Despite three action plans during the last decade there is still little progress in identifying and protect children who are victims of trafficking. The fact that children are seldom identified as victims should be given greater attention by the Norwegian government. There is a strong need to build competencies and to strengthen national coordinated structures to be able to identify and reach out to victims and adequately protect them. To meet existing challenges it is therefore strongly recommended that a separate resource center for children exposed to all forms of trafficking is set up, with the mandate to protect children for a shorter period, prior to the interference by the child welfare system. This would also enable the documentation of cases and assist in revealing the extent of trafficking in Norway in all its forms.

It is commendable that permanent protection can be granted to victims of trafficking who testify against their alleged perpetrators in court, under the Immigration Act. In our experience from concrete cases, the Act is practised in a very strict manner. Possible retribution from the traffickers and re-trafficking are major problems for victims of human trafficking. However, in our experience it is too difficult for victims of trafficking to prove that they are in danger of reprisal from traffickers. As a result, relatively few victims are given protection as refugees and on humanitarian grounds.

Furthermore, such protection is only granted to victims and not to other groups of witnesses in proceedings against traffickers. It is often due to chance whether a trafficked person receives status as victim or only as a witness in the case, e.g. how the prosecuting authority considers the evidence in the case. Therefore, it is not predictable for a victim whether he or she will receive permanent protection in Norway. For this reason many victims do not press charges against traffickers.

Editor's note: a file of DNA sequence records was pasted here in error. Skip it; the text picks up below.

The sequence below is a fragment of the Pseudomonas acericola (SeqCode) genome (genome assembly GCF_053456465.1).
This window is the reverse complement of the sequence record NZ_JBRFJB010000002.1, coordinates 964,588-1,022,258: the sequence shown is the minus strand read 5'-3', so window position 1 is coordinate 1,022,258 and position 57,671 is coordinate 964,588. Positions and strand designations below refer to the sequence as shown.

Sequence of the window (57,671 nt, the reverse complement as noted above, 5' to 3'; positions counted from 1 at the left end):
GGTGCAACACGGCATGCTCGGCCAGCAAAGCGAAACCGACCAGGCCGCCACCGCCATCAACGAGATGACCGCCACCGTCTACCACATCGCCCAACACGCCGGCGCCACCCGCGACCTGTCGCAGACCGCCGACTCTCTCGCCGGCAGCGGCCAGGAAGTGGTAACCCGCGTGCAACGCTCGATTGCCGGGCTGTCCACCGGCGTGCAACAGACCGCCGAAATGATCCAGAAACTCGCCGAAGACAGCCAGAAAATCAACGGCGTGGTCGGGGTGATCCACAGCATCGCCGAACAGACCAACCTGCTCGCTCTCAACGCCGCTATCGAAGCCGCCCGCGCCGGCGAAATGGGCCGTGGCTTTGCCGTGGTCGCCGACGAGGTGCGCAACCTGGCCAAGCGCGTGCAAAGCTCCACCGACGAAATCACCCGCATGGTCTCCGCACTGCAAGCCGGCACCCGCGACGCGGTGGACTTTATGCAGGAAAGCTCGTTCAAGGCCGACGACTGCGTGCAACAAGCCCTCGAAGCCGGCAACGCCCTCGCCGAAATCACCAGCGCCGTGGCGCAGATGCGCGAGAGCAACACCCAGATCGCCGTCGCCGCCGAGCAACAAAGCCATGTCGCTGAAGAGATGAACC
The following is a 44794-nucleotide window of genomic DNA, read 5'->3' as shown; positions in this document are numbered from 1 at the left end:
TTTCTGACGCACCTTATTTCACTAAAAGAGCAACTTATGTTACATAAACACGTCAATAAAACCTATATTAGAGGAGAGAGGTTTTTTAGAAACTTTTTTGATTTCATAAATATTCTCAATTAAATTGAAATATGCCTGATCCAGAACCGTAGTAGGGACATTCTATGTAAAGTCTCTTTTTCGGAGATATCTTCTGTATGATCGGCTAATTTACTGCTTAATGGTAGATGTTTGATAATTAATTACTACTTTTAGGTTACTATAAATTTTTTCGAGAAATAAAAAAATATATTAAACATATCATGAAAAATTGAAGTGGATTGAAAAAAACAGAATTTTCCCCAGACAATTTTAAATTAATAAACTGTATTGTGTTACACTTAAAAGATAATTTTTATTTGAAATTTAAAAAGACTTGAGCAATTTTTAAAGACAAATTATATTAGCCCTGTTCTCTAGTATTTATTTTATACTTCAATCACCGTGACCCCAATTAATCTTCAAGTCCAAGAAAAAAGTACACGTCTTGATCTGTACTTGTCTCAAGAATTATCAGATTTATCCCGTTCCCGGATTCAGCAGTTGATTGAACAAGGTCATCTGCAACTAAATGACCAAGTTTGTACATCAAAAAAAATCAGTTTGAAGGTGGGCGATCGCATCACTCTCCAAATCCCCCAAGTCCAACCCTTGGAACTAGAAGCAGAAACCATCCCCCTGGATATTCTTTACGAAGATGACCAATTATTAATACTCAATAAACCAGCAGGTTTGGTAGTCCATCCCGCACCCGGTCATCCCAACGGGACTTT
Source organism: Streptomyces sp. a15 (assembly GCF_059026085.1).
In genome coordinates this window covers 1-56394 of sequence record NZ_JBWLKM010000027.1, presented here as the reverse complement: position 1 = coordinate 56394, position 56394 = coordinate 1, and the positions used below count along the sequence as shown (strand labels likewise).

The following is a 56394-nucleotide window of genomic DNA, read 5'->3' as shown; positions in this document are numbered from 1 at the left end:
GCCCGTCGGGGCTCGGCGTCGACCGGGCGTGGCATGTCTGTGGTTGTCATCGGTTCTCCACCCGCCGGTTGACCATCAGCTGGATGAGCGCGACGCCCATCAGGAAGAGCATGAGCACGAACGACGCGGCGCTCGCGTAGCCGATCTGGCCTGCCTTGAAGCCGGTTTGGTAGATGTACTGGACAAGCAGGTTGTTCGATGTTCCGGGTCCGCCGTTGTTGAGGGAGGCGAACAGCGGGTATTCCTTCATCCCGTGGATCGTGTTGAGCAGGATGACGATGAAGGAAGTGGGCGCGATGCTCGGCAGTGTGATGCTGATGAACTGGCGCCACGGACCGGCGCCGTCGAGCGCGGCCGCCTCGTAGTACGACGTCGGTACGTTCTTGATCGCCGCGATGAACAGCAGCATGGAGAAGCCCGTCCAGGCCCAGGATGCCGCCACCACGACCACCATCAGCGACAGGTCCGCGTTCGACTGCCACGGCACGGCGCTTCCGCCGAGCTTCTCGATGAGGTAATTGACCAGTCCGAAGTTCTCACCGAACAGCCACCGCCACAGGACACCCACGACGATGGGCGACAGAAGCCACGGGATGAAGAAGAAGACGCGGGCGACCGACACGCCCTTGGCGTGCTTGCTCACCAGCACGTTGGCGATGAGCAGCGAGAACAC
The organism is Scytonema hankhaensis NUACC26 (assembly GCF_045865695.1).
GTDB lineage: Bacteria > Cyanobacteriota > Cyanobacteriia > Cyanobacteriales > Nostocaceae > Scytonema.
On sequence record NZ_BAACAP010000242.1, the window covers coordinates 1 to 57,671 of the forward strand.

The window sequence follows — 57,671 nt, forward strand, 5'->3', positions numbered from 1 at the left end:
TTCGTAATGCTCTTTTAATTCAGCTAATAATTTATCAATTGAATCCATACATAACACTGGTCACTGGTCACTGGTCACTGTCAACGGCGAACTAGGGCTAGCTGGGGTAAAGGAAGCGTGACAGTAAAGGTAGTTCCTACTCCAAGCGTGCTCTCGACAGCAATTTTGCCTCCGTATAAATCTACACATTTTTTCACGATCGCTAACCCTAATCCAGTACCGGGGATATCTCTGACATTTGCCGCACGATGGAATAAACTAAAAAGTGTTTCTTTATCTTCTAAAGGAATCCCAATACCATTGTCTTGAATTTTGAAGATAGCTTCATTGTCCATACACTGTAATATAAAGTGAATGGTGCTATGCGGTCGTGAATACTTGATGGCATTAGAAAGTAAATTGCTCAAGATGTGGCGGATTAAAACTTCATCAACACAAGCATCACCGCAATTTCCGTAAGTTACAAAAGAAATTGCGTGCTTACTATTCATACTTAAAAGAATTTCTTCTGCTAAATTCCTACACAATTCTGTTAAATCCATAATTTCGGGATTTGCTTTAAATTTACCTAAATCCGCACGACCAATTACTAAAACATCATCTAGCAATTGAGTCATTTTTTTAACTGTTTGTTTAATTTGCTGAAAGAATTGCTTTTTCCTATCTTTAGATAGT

In several Police districts it is an additional problem that human trafficking is not always a priority. As an example, several lawyers have criticised the Oslo Police Department for allocating insufficient resources to tackle human trafficking. It is often beyond the control of the victim whether or not the Public Prosecution Service will make investigation a priority. The victim would again fall outside the new section of the Penal Code concerning permanent residency for the offended who give evidence in a criminal case against traffickers. There are exemption clauses, but they are narrow, and they are practised in a strict manner.

We recommend to the Committee to ask Norway:

  • What measures to identify and strengthen the protection against forced labor exist or are being considered to combat forced labor?

  • What kind of specific measures to identify and strengthen the protection of children exist or are being considered to combat the trafficking of children?

  • Will steps to taken to offer refugee protection to all victims of trafficking who testify against their traffickers regardless of their status in the case and regardless of the efficiency of police investigation and prosecution decisions?

Recommendations to Norway:

  • The Government should formulate a new action plan against trafficking. The new action plan should not only focus on trafficking for prostitution, but also contain concrete measures to combat trafficking for other purposes and specific groups, including forced labor.

  • A renewed action plan on trafficking should include stronger measures to identify and protect children and build competencies about children exposed to all forms of trafficking by establishing a separate resource center.

  • Permanent protection in Norway should be granted to any person who gives evidence in a criminal case against traffickers. Neither the judicial status of the person during the proceedings nor the outcome of the case should be made a condition for granting permanent protection.

  • The Police districts should allocate sufficient resources to properly investigate and prosecute any evidence of human trafficking.